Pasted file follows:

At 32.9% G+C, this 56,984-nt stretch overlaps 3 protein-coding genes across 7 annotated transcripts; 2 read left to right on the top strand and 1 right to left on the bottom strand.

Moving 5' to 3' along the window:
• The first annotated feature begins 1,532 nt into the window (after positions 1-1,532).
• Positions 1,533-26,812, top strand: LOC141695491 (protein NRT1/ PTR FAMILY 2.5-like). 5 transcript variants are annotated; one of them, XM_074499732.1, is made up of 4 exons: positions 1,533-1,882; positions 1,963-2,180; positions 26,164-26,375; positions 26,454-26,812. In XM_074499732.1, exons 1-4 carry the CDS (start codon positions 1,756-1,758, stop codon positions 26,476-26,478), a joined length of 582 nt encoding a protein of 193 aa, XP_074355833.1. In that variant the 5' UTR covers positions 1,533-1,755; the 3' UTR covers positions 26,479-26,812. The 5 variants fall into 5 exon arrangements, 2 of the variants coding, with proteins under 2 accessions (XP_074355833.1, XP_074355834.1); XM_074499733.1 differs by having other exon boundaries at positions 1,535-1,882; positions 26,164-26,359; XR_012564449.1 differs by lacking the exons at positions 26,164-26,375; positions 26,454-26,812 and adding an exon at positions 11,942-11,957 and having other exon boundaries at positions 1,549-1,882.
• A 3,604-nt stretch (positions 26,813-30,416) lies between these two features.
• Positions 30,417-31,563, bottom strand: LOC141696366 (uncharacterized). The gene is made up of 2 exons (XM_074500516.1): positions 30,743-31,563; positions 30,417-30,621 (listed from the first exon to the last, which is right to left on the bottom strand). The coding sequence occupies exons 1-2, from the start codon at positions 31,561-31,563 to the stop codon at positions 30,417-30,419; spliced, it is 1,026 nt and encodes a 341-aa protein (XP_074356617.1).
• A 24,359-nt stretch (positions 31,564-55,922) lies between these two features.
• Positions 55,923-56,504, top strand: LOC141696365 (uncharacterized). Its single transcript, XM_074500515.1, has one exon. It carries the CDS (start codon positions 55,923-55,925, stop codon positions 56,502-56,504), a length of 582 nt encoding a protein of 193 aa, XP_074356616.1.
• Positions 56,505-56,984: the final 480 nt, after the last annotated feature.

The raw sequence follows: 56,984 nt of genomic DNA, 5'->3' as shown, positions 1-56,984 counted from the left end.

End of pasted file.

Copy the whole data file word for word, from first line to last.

At 32.9% G+C, this 56,984-nt stretch overlaps 3 protein-coding genes across 7 annotated transcripts; 2 read left to right on the top strand and 1 right to left on the bottom strand.

Moving 5' to 3' along the window:
• The first annotated feature begins 1,532 nt into the window (after positions 1-1,532).
• Positions 1,533-26,812, top strand: LOC141695491 (protein NRT1/ PTR FAMILY 2.5-like). 5 transcript variants are annotated; one of them, XM_074499732.1, is made up of 4 exons: positions 1,533-1,882; positions 1,963-2,180; positions 26,164-26,375; positions 26,454-26,812. In XM_074499732.1, exons 1-4 carry the CDS (start codon positions 1,756-1,758, stop codon positions 26,476-26,478), a joined length of 582 nt encoding a protein of 193 aa, XP_074355833.1. In that variant the 5' UTR covers positions 1,533-1,755; the 3' UTR covers positions 26,479-26,812. The 5 variants fall into 5 exon arrangements, 2 of the variants coding, with proteins under 2 accessions (XP_074355833.1, XP_074355834.1); XM_074499733.1 differs by having other exon boundaries at positions 1,535-1,882; positions 26,164-26,359; XR_012564449.1 differs by lacking the exons at positions 26,164-26,375; positions 26,454-26,812 and adding an exon at positions 11,942-11,957 and having other exon boundaries at positions 1,549-1,882.
• A 3,604-nt stretch (positions 26,813-30,416) lies between these two features.
• Positions 30,417-31,563, bottom strand: LOC141696366 (uncharacterized). The gene is made up of 2 exons (XM_074500516.1): positions 30,743-31,563; positions 30,417-30,621 (listed from the first exon to the last, which is right to left on the bottom strand). The coding sequence occupies exons 1-2, from the start codon at positions 31,561-31,563 to the stop codon at positions 30,417-30,419; spliced, it is 1,026 nt and encodes a 341-aa protein (XP_074356617.1).
• A 24,359-nt stretch (positions 31,564-55,922) lies between these two features.
• Positions 55,923-56,504, top strand: LOC141696365 (uncharacterized). Its single transcript, XM_074500515.1, has one exon. It carries the CDS (start codon positions 55,923-55,925, stop codon positions 56,502-56,504), a length of 582 nt encoding a protein of 193 aa, XP_074356616.1.
• Positions 56,505-56,984: the final 480 nt, after the last annotated feature.

The raw sequence follows: 56,984 nt of genomic DNA, 5'->3' as shown, positions 1-56,984 counted from the left end.